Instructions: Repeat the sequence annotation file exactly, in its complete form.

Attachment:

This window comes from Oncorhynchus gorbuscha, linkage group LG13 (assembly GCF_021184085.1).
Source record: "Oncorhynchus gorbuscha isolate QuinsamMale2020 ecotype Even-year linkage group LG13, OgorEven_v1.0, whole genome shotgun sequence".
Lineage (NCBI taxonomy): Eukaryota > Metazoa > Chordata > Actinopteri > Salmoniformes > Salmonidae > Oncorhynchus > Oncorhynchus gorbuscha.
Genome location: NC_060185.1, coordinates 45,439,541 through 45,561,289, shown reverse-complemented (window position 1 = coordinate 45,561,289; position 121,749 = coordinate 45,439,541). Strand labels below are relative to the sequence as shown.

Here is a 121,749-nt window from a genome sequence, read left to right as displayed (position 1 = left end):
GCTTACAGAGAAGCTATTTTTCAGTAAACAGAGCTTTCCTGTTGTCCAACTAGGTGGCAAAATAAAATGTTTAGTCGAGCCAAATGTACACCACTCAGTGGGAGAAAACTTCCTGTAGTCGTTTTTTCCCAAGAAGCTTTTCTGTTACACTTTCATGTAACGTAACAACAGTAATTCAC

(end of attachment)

This window comes from Oncorhynchus gorbuscha, linkage group LG13 (assembly GCF_021184085.1).
Source record: "Oncorhynchus gorbuscha isolate QuinsamMale2020 ecotype Even-year linkage group LG13, OgorEven_v1.0, whole genome shotgun sequence".
Lineage (NCBI taxonomy): Eukaryota > Metazoa > Chordata > Actinopteri > Salmoniformes > Salmonidae > Oncorhynchus > Oncorhynchus gorbuscha.
Genome location: NC_060185.1, coordinates 45,439,541 through 45,561,289, shown reverse-complemented (window position 1 = coordinate 45,561,289; position 121,749 = coordinate 45,439,541). Strand labels below are relative to the sequence as shown.

Here is a 121,749-nt window from a genome sequence, read left to right as displayed (position 1 = left end):
GCTTACAGAGAAGCTATTTTTCAGTAAACAGAGCTTTCCTGTTGTCCAACTAGGTGGCAAAATAAAATGTTTAGTCGAGCCAAATGTACACCACTCAGTGGGAGAAAACTTCCTGTAGTCGTTTTTTCCCAAGAAGCTTTTCTGTTACACTTTCATGTAACGTAACAACAGTAATTCAC